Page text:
By Cheryl Strayed
This is the true recollection of Cheryl Strayed, who walked 1100 miles along the Pacific Coast Trail (California to Oregon). I enjoyed reading it because I really enjoy these sorts of survival stories. I enjoy the scenery, even though there are no photographs.
Strayed was, as she said herself, physically lost. This very long walk helped to ground her. Interwoven with Strayed’s mammoth walk is, are excerpts of her life.
I knew nothing about this book, and didn’t even know there was a movie recently starring Reese Witherspoon! I picked it up at an airport book shop on the way to Brisvegas, and read it while there. The writing is good, which is always a bonus!
By Elizabeth Knox
Well. Wrap your eyeballs around this novel. I finished reading Wake last night and it was a really unpredictable read. The novel centres around the 13 survivors (plus a mysterious 14th) of a strange madness/sickness that struck the small coastal settlement of Kahukura near Nelson. At first I thought it was really disjointed, that I didn’t know what was going on as it jumped from character to character, just like the characters in the novel … then had the well, duh moment! The reader doesn’t know what’s going on because the characters don’t know what’s going on.
It’s about death, it’s about survival, about how people cope or don’t cope in horrific situations. A word to the squeamish, it can be a bit grizzly in parts. So it’s like Elizabeth Knox’s novels in that it is set in ordinary, everyday settings where major other worldly things happen.
Would I recommend it. Absolutely. It was a quick read for me, and would have been quicker if I hadn’t been reading two books. I like to read a book on the train and something funny or “non-stressful” before bed … although I have been reading Terry Pratchett at night and he can be funny but deep. I belted through Wake as I have belted through all of Elizabeth Knox’s novels, except Black Oxen. I was at a Book Council event where Elizabeth Knox said that she was most (and I am paraphrasing here) proud of was Black Oxen. Didn’t really grab me … the different parts felt too different. Mind you, I haven’t finished it, and I was reading it when I was a very new mother during those early morning feeds, so I really should finish it before I pass too hard a judgement.
Elizabeth Knox talks about Wake in her blog.
The cover art actually depicts scenes from the novel, and was illustrated by Dylan Horrocks, the creator of Hicksville.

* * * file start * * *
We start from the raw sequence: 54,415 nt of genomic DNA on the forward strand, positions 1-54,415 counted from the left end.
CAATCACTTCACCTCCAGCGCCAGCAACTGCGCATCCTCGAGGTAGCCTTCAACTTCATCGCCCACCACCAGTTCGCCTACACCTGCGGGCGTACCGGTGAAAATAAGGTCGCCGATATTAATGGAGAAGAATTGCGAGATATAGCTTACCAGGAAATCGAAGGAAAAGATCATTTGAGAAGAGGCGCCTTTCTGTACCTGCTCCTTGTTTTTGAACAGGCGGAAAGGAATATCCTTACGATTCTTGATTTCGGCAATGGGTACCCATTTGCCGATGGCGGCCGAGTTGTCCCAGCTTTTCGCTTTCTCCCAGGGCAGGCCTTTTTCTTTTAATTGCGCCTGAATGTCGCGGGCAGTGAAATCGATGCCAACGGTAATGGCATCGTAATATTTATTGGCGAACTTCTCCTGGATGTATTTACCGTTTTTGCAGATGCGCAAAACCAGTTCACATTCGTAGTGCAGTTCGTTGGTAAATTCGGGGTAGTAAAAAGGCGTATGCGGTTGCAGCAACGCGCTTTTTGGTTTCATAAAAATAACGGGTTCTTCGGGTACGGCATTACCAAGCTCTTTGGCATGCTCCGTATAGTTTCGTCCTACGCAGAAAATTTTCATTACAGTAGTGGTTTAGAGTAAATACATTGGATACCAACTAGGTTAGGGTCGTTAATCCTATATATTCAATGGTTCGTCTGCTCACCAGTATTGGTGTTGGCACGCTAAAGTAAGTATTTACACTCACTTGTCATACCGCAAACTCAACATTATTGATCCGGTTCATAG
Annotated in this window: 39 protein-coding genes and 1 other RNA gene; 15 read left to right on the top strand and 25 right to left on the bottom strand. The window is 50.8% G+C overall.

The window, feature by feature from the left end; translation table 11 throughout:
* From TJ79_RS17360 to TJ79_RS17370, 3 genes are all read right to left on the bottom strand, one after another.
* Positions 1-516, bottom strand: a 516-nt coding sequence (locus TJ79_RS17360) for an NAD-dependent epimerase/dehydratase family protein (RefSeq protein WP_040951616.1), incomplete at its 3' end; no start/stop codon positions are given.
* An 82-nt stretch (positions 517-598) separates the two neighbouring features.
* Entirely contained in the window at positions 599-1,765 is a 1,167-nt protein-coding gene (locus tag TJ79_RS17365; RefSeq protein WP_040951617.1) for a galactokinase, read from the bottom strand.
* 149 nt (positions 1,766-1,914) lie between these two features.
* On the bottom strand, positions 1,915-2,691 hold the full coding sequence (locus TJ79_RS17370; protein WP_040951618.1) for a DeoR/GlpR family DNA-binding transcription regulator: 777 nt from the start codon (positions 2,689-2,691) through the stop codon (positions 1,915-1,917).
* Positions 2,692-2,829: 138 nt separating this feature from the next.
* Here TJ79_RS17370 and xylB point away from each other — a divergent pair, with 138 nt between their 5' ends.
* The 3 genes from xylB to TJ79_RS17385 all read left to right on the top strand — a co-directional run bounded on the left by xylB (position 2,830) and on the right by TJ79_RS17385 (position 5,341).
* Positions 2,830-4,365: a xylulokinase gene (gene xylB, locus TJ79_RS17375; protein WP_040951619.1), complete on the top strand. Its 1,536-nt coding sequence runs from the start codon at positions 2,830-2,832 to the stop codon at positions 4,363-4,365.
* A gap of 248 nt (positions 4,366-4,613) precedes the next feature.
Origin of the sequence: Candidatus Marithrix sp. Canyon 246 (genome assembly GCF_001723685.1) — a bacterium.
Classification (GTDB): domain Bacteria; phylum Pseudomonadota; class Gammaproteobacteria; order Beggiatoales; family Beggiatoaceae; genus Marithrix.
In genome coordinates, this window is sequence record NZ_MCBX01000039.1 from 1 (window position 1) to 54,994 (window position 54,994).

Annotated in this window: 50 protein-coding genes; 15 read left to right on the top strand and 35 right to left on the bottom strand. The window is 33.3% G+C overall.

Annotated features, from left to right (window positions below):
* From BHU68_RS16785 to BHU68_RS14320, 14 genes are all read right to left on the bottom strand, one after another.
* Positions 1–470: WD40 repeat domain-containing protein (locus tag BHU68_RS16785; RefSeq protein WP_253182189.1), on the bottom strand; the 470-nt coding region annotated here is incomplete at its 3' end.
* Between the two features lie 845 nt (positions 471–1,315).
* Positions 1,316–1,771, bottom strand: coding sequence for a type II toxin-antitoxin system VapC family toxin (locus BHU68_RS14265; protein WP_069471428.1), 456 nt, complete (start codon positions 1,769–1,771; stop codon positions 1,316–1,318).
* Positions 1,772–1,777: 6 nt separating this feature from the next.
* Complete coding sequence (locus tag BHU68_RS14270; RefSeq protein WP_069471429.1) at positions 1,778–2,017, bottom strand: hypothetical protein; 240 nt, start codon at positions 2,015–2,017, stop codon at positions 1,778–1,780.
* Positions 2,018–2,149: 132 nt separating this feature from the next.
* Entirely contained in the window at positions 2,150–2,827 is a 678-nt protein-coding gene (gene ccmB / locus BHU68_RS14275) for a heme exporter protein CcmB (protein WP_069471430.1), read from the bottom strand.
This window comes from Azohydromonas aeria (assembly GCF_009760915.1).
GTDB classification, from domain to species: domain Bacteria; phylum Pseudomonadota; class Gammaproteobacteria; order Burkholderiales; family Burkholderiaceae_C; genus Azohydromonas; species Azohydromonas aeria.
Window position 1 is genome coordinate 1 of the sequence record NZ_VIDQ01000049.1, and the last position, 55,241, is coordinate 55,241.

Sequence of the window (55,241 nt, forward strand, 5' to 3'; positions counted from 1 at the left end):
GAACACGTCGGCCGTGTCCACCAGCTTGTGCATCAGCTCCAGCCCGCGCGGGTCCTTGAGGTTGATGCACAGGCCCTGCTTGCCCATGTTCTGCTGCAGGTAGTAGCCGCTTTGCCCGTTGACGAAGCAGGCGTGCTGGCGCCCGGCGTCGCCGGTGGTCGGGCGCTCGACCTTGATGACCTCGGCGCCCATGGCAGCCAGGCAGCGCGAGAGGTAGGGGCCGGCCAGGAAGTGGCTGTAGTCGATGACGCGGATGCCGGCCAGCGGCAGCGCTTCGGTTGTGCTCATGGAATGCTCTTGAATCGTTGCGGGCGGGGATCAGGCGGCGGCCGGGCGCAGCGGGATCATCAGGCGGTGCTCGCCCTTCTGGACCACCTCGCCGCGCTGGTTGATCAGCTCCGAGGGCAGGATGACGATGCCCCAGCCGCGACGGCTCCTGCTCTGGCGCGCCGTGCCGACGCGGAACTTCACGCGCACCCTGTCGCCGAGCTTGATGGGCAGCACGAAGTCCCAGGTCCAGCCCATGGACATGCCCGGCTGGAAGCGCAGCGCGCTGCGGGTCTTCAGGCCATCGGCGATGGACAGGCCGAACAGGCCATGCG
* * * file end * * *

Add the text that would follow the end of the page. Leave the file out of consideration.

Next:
Cover art for WakeCover of Wake by Elizabeth Knox
By Yann Martel
The Life of Pi is a fantastic story that I some how missed out on when it was first published. It is the remarkable survival story of 16 year old Pi Patel. It is a cleverly constructed novel, with stories within stories.
Pi is on his way to Canada with his family by ship. Somehow the boat sinks, and Pi finds himself alone in a life boat with a zebra, a hyena, an orang-utan, and a Bengal tiger called Richard Parker.
So. Stories within stories. Mostly this novel is told Pi’s voice, but there are other voices. One voice is a writer who is interviewing the adult Pi about his epic survival in order to write a book about this. The writer brings us glimpses of present day Pi. There is also the story of Pi before the boat, and his interesting take on religion.
It’s fascinating, fabulous, harrowing, and often hilarious. And now they are making a movie out of it. Do try to read the book first. It is beautiful.
Here is the official film trailer.
By Herman Melville
Life is too short to read Moby Dick. It started so well, “Call me Ishmael”, and was intriguing, and seemed to be well written and easy to read. I wondered why Melville hadn’t been popular in his day, and thought perhaps he was just ahead of his time. And then he digressed. A lot. The narrative wanders off to explain things to the reader that really don’t need to be explained. Groan. It was my train read, and I was finding it a total chore so I set it free for a while.
In the words of the publishers of my Wordsworth edition:
This book is written in an extraordinary variety of styles, from sailors’ slang to biblical prophesy and Shakespearian rant (back cover).